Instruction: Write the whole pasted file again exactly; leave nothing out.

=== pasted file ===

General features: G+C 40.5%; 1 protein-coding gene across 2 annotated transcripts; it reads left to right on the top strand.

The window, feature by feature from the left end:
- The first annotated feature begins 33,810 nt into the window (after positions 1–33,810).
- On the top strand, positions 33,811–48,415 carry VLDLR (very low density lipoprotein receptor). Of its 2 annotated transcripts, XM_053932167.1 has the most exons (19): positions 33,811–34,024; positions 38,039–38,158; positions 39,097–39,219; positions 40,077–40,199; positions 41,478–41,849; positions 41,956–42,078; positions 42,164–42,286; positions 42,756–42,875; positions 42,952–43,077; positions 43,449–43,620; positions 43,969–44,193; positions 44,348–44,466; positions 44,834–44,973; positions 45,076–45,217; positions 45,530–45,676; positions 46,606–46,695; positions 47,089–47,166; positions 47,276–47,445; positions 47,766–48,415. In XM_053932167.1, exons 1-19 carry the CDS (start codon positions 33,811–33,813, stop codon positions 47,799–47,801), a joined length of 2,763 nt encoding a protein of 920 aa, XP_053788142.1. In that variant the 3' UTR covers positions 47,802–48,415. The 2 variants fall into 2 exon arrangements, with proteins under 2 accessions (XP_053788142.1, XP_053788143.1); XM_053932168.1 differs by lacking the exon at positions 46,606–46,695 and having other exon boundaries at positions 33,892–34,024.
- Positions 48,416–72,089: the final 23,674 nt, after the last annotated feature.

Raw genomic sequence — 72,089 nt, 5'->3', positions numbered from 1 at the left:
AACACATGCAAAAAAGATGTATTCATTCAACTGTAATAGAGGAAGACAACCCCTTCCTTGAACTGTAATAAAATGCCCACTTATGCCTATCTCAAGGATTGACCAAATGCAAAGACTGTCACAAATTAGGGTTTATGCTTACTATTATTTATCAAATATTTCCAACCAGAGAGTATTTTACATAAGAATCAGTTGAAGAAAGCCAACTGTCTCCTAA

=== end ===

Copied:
General features: G+C 40.5%; 1 protein-coding gene across 2 annotated transcripts; it reads left to right on the top strand.

The window, feature by feature from the left end:
- The first annotated feature begins 33,810 nt into the window (after positions 1–33,810).
- On the top strand, positions 33,811–48,415 carry VLDLR (very low density lipoprotein receptor). Of its 2 annotated transcripts, XM_053932167.1 has the most exons (19): positions 33,811–34,024; positions 38,039–38,158; positions 39,097–39,219; positions 40,077–40,199; positions 41,478–41,849; positions 41,956–42,078; positions 42,164–42,286; positions 42,756–42,875; positions 42,952–43,077; positions 43,449–43,620; positions 43,969–44,193; positions 44,348–44,466; positions 44,834–44,973; positions 45,076–45,217; positions 45,530–45,676; positions 46,606–46,695; positions 47,089–47,166; positions 47,276–47,445; positions 47,766–48,415. In XM_053932167.1, exons 1-19 carry the CDS (start codon positions 33,811–33,813, stop codon positions 47,799–47,801), a joined length of 2,763 nt encoding a protein of 920 aa, XP_053788142.1. In that variant the 3' UTR covers positions 47,802–48,415. The 2 variants fall into 2 exon arrangements, with proteins under 2 accessions (XP_053788142.1, XP_053788143.1); XM_053932168.1 differs by lacking the exon at positions 46,606–46,695 and having other exon boundaries at positions 33,892–34,024.
- Positions 48,416–72,089: the final 23,674 nt, after the last annotated feature.

Raw genomic sequence — 72,089 nt, 5'->3', positions numbered from 1 at the left:
AACACATGCAAAAAAGATGTATTCATTCAACTGTAATAGAGGAAGACAACCCCTTCCTTGAACTGTAATAAAATGCCCACTTATGCCTATCTCAAGGATTGACCAAATGCAAAGACTGTCACAAATTAGGGTTTATGCTTACTATTATTTATCAAATATTTCCAACCAGAGAGTATTTTACATAAGAATCAGTTGAAGAAAGCCAACTGTCTCCTAA